By Daniel R. Gangler

INDIANAPOLIS - The Lilly Endowment informed Indiana Bishop Mike Coyner on Nov. 17, that it approved a $3.9 million grant to fund a four-year project to assist Indiana United Methodist pastors with intense financial management education as well as funds to assist indebted clergy with their debt load through the Indiana Conference of The United Methodist Church.

Upon this announcement, Coyner said, "this will be a huge project but also a huge opportunity to bless our clergy during the next several years."

According to the Rev. David V.W. Owen, executive assistant to Bishop Coyner and principle writer of the grant, the project, titled "Well Lived Pastoral Life Project," will establish a series of educational programs and funds designed to:

  • Educate all clergy to avoid personal financial distractions to their ministries through financial planning;
  • Alleviate the crisis of overwhelming debt on pastors; and
  • Increase the resources available to increase pastors' salaries in order to minimize the likelihood of future personal economic crisis.

Owen says, "these conference initiatives will increase ministerial excellence, deepen the stewardship practices of our members and congregations, and therefore better prepare United Methodists for faithful service to the world."

Hearing countless stories from district superintendents and other church leaders about the indebtedness of clergy and how it was interfering with their ministries, conference leaders last year commissioned Dr. Matt Bloom of the University of Notre Dame and Dr. Amy Colbert of the University of Iowa to lead a study of clergy indebtedness that confirmed a clergy person's well-being is deeply connected to personal income and the ability to provide for one's family. Their survey revealed that relatively few pastors understand sound financial management and therefore do not practice these skills.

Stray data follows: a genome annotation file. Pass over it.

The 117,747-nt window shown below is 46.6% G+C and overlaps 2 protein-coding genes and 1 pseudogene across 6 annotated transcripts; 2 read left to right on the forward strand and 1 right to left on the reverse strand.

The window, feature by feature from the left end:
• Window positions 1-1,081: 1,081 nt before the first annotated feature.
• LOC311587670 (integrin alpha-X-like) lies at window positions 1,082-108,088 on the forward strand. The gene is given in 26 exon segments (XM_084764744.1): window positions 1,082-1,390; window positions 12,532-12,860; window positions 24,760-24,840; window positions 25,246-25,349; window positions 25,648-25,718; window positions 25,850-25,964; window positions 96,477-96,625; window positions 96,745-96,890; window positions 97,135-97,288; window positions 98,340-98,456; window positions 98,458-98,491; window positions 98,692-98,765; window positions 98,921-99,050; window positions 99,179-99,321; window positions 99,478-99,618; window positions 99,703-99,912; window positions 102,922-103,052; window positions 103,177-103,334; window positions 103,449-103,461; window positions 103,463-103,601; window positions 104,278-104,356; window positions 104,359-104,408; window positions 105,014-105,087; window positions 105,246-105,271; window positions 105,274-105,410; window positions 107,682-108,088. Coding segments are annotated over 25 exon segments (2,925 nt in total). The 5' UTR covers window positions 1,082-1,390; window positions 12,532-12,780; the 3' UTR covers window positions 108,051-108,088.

"We believe the involvement of laity and clergy will positively shape the stewardship culture of the congregation and therefore of our denomination. We expect the pastor will have a greater sense of well-being for his or her self and family, will gain greater confidence in dealing with financial matters in the local church, and will teach and preach more wisely on stewardship issues," says Owen.

Conference leaders also are hoping for a connection between a pastor's use of sound personal finances with a congregation's growth in its practice of faithful stewardship.

How the project works

The Indiana United Methodist Church's Well Lived Pastoral Life Project will establish a series of educational programs and funds designed to educate all clergy to avoid personal financial distractions to their ministries through financial planning, alleviate the crisis of overwhelming debt on pastors and increase the resources available to increase pastors' salaries in order to minimize the likelihood of future personal economic crisis.

A program of Financial Management and Planning will be established to educate pastors about personal financial issues and how to develop plans to help them avoid untenable debt burdens and other financial hardships. This program will be linked to a stewardship education program involving laity and clergy. Its focus is to address effective financial management of the congregation and personal finances utilizing latest Christian based financial education programs.